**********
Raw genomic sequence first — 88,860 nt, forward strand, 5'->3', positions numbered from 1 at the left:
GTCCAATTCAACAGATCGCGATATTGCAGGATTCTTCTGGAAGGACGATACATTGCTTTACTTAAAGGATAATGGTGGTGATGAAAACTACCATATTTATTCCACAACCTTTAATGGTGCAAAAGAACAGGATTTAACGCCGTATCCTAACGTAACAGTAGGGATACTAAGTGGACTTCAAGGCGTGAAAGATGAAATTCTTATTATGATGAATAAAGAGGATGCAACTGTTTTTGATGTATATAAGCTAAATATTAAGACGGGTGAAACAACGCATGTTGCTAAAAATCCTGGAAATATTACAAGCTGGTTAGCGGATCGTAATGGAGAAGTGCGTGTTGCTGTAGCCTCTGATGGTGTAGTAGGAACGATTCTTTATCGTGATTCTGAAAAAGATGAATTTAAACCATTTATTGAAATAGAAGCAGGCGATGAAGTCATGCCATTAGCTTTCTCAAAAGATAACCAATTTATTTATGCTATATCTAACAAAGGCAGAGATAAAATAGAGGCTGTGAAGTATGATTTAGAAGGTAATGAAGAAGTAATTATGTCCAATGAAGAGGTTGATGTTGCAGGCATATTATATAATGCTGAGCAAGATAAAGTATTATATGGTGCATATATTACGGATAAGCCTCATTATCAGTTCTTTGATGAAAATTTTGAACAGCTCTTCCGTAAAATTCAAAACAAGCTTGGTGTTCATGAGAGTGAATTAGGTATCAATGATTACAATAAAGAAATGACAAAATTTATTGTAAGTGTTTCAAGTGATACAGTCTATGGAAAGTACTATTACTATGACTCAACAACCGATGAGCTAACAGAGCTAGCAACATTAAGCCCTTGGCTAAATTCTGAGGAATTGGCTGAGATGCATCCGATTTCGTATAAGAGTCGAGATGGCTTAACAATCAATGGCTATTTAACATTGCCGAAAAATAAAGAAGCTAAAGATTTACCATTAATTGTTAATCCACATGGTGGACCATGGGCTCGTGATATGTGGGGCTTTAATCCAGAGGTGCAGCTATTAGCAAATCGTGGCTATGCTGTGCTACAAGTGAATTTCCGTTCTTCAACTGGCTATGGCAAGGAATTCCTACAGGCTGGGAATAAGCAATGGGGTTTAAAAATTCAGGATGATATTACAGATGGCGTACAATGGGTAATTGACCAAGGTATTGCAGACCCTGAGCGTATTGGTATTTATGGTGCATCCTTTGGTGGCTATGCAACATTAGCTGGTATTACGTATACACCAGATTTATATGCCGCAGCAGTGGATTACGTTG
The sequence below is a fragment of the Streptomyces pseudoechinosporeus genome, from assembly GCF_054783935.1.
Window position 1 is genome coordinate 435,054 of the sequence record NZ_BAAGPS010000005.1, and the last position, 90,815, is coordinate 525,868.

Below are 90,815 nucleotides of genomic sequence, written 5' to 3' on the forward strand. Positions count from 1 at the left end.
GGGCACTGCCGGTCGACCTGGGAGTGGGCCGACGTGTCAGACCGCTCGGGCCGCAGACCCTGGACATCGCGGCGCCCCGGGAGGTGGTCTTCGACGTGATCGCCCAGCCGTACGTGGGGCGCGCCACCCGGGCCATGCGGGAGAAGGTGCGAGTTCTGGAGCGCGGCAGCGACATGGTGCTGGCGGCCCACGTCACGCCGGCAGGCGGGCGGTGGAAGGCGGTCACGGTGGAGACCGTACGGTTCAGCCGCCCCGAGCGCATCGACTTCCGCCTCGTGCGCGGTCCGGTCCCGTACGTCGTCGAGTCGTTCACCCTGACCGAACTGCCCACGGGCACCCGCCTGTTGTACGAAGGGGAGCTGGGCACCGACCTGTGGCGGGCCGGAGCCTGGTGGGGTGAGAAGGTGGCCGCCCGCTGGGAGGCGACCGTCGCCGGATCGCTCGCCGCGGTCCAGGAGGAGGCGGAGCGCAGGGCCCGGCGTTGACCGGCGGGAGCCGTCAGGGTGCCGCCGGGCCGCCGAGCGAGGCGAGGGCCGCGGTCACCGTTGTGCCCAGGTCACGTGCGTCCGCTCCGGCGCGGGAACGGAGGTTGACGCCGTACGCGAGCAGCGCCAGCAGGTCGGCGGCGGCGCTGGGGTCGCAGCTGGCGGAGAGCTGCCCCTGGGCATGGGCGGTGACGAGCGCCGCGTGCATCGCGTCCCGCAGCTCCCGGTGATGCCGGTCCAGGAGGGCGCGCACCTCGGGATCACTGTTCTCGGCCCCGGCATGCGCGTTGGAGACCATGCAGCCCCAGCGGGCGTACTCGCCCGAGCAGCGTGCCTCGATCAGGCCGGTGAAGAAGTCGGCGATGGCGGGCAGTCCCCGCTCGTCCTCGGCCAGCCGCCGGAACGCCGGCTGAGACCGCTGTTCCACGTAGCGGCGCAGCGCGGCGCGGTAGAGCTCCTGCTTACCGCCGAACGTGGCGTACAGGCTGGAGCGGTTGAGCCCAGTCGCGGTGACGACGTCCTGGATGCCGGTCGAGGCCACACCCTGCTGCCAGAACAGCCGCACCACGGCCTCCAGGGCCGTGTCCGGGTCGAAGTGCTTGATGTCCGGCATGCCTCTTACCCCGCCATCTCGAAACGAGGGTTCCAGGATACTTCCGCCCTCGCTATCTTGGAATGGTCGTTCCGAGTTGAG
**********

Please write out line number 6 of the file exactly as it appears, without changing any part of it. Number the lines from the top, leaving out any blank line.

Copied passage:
GGGCACTGCCGGTCGACCTGGGAGTGGGCCGACGTGTCAGACCGCTCGGGCCGCAGACCCTGGACATCGCGGCGCCCCGGGAGGTGGTCTTCGACGTGATCGCCCAGCCGTACGTGGGGCGCGCCACCCGGGCCATGCGGGAGAAGGTGCGAGTTCTGGAGCGCGGCAGCGACATGGTGCTGGCGGCCCACGTCACGCCGGCAGGCGGGCGGTGGAAGGCGGTCACGGTGGAGACCGTACGGTTCAGCCGCCCCGAGCGCATCGACTTCCGCCTCGTGCGCGGTCCGGTCCCGTACGTCGTCGAGTCGTTCACCCTGACCGAACTGCCCACGGGCACCCGCCTGTTGTACGAAGGGGAGCTGGGCACCGACCTGTGGCGGGCCGGAGCCTGGTGGGGTGAGAAGGTGGCCGCCCGCTGGGAGGCGACCGTCGCCGGATCGCTCGCCGCGGTCCAGGAGGAGGCGGAGCGCAGGGCCCGGCGTTGACCGGCGGGAGCCGTCAGGGTGCCGCCGGGCCGCCGAGCGAGGCGAGGGCCGCGGTCACCGTTGTGCCCAGGTCACGTGCGTCCGCTCCGGCGCGGGAACGGAGGTTGACGCCGTACGCGAGCAGCGCCAGCAGGTCGGCGGCGGCGCTGGGGTCGCAGCTGGCGGAGAGCTGCCCCTGGGCATGGGCGGTGACGAGCGCCGCGTGCATCGCGTCCCGCAGCTCCCGGTGATGCCGGTCCAGGAGGGCGCGCACCTCGGGATCACTGTTCTCGGCCCCGGCATGCGCGTTGGAGACCATGCAGCCCCAGCGGGCGTACTCGCCCGAGCAGCGTGCCTCGATCAGGCCGGTGAAGAAGTCGGCGATGGCGGGCAGTCCCCGCTCGTCCTCGGCCAGCCGCCGGAACGCCGGCTGAGACCGCTGTTCCACGTAGCGGCGCAGCGCGGCGCGGTAGAGCTCCTGCTTACCGCCGAACGTGGCGTACAGGCTGGAGCGGTTGAGCCCAGTCGCGGTGACGACGTCCTGGATGCCGGTCGAGGCCACACCCTGCTGCCAGAACAGCCGCACCACGGCCTCCAGGGCCGTGTCCGGGTCGAAGTGCTTGATGTCCGGCATGCCTCTTACCCCGCCATCTCGAAACGAGGGTTCCAGGATACTTCCGCCCTCGCTATCTTGGAATGGTCGTTCCGAGTTGAG